Thank you for the compliments! That was a very dark role and a very dark project, the contents, the themes that we were dealing with, were very heavy. I suppose once you find the character and you put in the time, the energy and the prep phase, you figure out who this person is, in my case a younger person than myself, so I based him on every young person that I knew, any family member that I have who was younger than me and what makes them tick or what makes them scared, what they’re intimidated by. I loved my fellow actors, obviously Mahershala Ali, who was spectacular, and Stephen Dorff, they both made it so real that you start feeling that it’s real, that you are in it and it’s happening, while they’re pressing ‘record’ on the camera, so credit to those guys who were spectacular and credit to my other two co-stars of those three boys, Richard Meehan and Brandon Flynn, they’re both younger than me and I felt we got to really hang out and I got to absorb their youthful energy and bring it to that character.
How was working with Nic Pizzolato, who did the other two series as well?
He also directed for the first time in the third season, which was a huge deal and undertaking for him. I’m such a fan of him and his work, when I first saw the first season of “True Detective” I thought it was mind-blowing, my friends and I were fanboying and fangirling and the fact that I got to be a part of Nic’s vision was very wild. When we were at the first table read, I found it incredibly surreal, because all of HBO were there and Nic was sitting directly in front of me, Mahershala was beside me, Carmen [Ejogo] was beside me, it was very scary. I think I passed out after it, I was exhausted from adrenalin, my legs were tapping under the table, I didn’t want to be fired, I didn’t want to look or sound like a shit actor. Nic’s amazing and, as a director, I’m such a fan of his, I sincerely can’t wait to see more of what he directs. His language to the actors was quite profound, he said things that really got into my head and that made my performance more textured than it would have been if he hadn’t said those things.
“His language to the actors was quite profound, he said things that really got into my head and that made my performance more textured than it would have been if he hadn’t said those things.”
Who’s your favorite movie character of all time?
Marty McFly or maybe Doc. Emmett Brown from “Back to the Future,” one of those guys.
What’s your favorite accent to do?
I liked doing a Texan-Southern for “True Detective,” which was very enjoyable, because it was subtle, the balance not to make it over the top and not to make it just sound like a Californian American accent, it would have been a mistake. I love accents, they’re such a great way of hiding who you really are.
The last TV series you binge-watched?
I guess HBO “Succession,” which is kind of dense, but very good, those characters are very awful people, they’re quite vile individuals [laughs], but for some reason, I’m rooting for them all.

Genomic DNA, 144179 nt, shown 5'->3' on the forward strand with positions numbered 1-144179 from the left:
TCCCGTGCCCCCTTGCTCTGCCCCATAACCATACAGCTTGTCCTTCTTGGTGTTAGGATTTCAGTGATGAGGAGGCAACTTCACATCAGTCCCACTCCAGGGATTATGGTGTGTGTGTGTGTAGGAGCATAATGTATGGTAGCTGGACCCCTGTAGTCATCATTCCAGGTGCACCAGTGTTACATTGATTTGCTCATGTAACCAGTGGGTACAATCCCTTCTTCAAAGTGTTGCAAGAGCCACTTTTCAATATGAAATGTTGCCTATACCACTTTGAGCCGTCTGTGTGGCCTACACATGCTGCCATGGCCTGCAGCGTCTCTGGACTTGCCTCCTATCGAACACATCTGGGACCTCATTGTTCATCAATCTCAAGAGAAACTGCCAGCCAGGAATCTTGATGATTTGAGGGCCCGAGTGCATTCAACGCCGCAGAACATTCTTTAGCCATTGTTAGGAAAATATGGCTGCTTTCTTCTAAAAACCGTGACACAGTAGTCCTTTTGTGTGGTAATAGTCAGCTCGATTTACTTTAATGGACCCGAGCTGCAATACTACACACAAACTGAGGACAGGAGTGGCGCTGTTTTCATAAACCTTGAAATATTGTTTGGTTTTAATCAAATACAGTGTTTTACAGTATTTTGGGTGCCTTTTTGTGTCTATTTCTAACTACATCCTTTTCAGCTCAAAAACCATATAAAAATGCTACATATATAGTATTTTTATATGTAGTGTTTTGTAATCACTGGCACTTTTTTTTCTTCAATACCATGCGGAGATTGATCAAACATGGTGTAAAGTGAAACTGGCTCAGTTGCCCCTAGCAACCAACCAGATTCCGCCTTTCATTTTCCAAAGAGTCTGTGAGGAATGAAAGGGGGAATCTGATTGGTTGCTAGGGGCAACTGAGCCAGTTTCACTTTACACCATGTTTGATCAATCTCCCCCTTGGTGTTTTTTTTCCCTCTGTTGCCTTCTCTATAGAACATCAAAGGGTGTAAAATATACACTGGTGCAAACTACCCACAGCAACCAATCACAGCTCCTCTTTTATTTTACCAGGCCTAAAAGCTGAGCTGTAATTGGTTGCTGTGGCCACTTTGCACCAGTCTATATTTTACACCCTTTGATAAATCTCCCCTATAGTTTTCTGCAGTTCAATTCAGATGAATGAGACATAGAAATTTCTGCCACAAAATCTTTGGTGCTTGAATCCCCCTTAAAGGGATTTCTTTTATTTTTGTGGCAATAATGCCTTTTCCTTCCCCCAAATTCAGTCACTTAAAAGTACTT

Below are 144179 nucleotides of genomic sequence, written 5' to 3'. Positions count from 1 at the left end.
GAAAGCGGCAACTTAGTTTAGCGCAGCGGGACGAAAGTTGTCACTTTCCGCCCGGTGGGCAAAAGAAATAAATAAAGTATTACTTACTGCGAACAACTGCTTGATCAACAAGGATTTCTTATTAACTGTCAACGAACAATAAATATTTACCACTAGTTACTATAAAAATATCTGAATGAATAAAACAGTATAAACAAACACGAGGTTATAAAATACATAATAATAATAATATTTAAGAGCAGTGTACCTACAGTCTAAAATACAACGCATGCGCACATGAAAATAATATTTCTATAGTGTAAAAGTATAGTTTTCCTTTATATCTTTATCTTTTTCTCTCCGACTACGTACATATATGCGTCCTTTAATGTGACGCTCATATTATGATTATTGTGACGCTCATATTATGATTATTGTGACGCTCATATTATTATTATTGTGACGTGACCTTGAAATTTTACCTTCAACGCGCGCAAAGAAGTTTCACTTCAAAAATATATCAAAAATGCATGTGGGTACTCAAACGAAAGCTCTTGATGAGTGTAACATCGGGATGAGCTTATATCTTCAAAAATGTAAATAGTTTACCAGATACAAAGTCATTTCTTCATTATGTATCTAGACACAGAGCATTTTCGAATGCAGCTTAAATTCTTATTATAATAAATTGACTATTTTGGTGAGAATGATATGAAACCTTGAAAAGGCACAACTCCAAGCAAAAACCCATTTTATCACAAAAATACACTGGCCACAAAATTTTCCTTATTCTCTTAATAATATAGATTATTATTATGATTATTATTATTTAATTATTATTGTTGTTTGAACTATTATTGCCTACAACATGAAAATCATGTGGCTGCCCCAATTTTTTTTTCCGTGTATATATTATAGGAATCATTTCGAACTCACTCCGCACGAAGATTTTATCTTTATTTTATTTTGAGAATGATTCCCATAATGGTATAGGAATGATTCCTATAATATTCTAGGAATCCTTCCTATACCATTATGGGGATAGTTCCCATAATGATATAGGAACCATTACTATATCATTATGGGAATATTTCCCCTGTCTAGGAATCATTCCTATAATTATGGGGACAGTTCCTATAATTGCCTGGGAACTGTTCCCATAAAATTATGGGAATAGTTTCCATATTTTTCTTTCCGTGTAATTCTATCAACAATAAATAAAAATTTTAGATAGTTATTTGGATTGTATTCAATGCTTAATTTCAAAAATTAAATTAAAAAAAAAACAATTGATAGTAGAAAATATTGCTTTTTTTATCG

“I love accents, they’re such a great way of hiding who you really are.”
What’s your happy place?
I would say a beach in Sydney if that makes sense, specifically, the Northern beaches are pretty amazing.
Your must-have on set?
I don’t really have one, I guess just a lot of water and my wireless headphones now, I’m obsessed with those, I love them just because I go over my lines audibly, so I have them in my ear, and I also listen to music when I’m chilling, getting in the place.
What’s your go-to music?
I love Pink Floyd, it’s so cinematic and it has so much emotion into the lyrics, and I also go to soundtrack scores a lot, to get me very much in the mood. I think music is the highest art form, the one that you can dip into without any context.
An epic fail on the job?
I’ve come to work a full 24 hours early before, that’s how over-prepared I was, and what’s so funny and stupid is that I thought I was running 30 minutes late and that’s why I ran in like an idiot and said, “I’m so sorry, I’m going to go straight in the costumes and I’m going straight to the makeup” and they were like “you’re a full 24 hours early, you’re not required until tomorrow, you stupid fool” [laughs].
What was for you the most beautiful thing while filming “Reprisal?”
There is this one scene in the pilot that is all one take, and the cameraman was the camera operator on “La La Land” and he’s one of the best steady camera operators in the world and the cinematographer Larkin Seiple is wildly talented, the vision of these people was incredible, so in the scene, there’s Madison Davenport’s character roaming through this big night club and the camera just doesn’t cut for almost two minutes and it’s a beautifully choreographed dance and it’s perfect. When I was watching that b-shot from the monitors, I was jumping up and down like a little boy, because I felt like I was part of something special, no matter how this is received, it’s just so cool to me to think that this shot exists in a show that I’m part of, and when you’ll see it, you’ll know it, it’s very cool and she’s a pro, it’s like a dance, how she moves through it, and our cameraman is unaffected by the crowds of people that are dancing around.